I set off a copy to USB of 5 files, total 10.5GB, overnight.
This worked fine !

I deleted all files on the FOX and then copied everything back from USB. All fine.

I tested out the speed by copying just one 2.94GiB file off and then restoring it:
USB->Fox took 3:40,
Fox->USB took 9:50

This works out to:

USB->FoxT2: 48 GiB/hour, or a full 500GiB disk in 10.4 hours.
FoxT2->USB: 18 GiB/hour, or a full 500GiB disk in 27.8 hours. Gulp

So why so slow to copy off ????????

I also tried going to standby after kicking off another copy back of all 5 files to FOX, and it completed it.
So does the"automatic power down" matter ????????

The crash I had previously remains unexplained. At a rate of 6GiB/hr it means it would have crashed after about an hour, whereas the automatic power down is at 3 hours. And the disk tested out without any problem. So, a mystery.

I could not try out my other USB disk, as it's a 3TB.
 
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alexp

Member
Hmmm.

That'll require me finding another disk to try.

In the meantime, I did get my maths wrong - the write rate is actually 18GiB/s, so it's a mere day to do a backup.

And I've just tried an ftp (filezilla) to exactly the same disk, connected to PC this time, and this is through the router (no other traffic), not a direct connection. This was a copy of all 5 files (12.5 GiB) in 19 minutes, which gives a rate of 39.5 GiB/hour. So that actually supports the case for the disk.

I can't do a ftp restore the other way till later, when I can watch the progress and time it...
 
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alexp

Member
The transfer back to Fox took longer, 22:18 compared with 19:00.
To double check I ran it again, with no other LAN traffic, Kaspersky AV off, Windows firewall and defender off, filezilla process priority set to to high. Same result.

So that's 39.5 GB/hr from the Fox and 33.6 GB/hr back to Fox for the FTP method.
Curious, as the PVR USB port method ran to 18 GB/hr and 48 GB/hr respectively.

Anyway, to compare the two methods for a non-power domestic user:

FTP:
Requires arranging for wired connections for PVR and PC to the router, rather than WiFi.
Any large disk already connected to PC USB port can be used without disrupting wiring.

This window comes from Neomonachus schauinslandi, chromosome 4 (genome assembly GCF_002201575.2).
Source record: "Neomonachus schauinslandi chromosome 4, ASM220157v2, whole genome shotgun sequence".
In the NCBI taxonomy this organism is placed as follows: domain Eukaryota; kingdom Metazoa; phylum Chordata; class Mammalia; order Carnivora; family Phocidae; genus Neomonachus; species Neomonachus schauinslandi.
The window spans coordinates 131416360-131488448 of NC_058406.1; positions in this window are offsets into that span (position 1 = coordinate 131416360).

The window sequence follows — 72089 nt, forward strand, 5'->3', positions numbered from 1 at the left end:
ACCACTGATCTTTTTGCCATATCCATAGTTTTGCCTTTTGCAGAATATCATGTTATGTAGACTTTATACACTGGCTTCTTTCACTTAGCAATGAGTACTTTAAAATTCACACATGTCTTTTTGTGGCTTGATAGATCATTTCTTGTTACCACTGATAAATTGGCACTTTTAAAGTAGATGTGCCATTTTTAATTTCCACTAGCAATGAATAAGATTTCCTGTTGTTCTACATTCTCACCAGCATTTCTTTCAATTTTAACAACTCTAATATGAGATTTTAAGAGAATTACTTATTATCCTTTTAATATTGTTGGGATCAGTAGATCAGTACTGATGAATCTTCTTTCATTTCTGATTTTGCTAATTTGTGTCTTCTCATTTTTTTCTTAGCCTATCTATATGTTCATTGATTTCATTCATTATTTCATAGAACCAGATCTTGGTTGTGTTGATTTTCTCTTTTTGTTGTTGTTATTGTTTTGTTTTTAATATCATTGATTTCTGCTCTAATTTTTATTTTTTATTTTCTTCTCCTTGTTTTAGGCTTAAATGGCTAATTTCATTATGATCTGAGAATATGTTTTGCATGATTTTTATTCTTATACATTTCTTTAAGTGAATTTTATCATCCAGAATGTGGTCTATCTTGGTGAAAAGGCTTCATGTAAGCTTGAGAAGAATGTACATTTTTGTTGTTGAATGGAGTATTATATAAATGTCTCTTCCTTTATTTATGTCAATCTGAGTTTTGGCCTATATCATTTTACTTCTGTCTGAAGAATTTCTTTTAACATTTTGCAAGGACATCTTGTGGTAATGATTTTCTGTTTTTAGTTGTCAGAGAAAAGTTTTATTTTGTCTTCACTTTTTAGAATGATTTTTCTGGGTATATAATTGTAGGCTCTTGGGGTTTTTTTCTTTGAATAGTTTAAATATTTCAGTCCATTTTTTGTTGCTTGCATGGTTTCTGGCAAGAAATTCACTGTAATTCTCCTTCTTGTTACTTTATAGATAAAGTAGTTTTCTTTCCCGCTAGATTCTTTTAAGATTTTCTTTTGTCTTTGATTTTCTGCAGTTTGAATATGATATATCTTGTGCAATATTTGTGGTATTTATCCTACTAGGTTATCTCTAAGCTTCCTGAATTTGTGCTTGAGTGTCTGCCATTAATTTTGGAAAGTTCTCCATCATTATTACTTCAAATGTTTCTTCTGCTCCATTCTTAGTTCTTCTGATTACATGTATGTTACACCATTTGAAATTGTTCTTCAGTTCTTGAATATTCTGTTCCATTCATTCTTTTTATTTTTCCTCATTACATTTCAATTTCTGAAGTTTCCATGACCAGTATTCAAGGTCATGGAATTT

Easier to track progress.

PVR USB port:
No dependency on LAN wiring.
Requires disk not greater than 1000GB taken to the PVR.
Requires installation of package NTFS 3G (assuming we want to do big backups, so not FAT32 disks).

I've already got a twin RJ45 socket extension at my PVR location hard wired to near my router & PCs, so FTP wins for me!
 

Black Hole

May contain traces of nut
Requires installation of package NTFS 3G (assuming we want to do big backups, so not FAT32 disks).
Not necessarily - see Things Every... (click) section 12.

FTP/SMB/NFS doesn't need a wired connection, but as my links are Powerline there is a considerable speed improvement by bypassing them with Ethernet. WiFi can be very fast, according to circumstances.
 
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alexp

Member
No it doesn't.

What's the significance of 1000GB?


I connected a 3TB disk to the PVR but it didn't recognise it. I assumed it was behaving as it would for the internal disk limit. So why did it not recognise it?
 
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alexp

Member
Further to my speed tests above, I also tried out a round-trip copy using a FAT32 partition.
This was using the same recording and same USB disk, with both FAT32 and NTFS partitions.

The overall results are:

Fox -> USB (NTFS): 18 GB/hour
USB (NTFS) -> Fox: 48 GB/hour
Either way (FAT32): 62 GB/hour

As well as the lower speed, I also had a crash the first time I tried Fox -> USB (NTFS) : see original post.
Is this connected to the NTFS 3G package?
I couldn't find a log for this that might help.
 

Black Hole

May contain traces of nut
Either way (FAT32): 62 GB/hour
Wow! That's interesting. It would be worth trying Ext3.

It does look like the custom extension for NTFS write is slugging the transfer rate, NTFS read is available in standard firmware but I don't know whether the extension ties itself into that as well.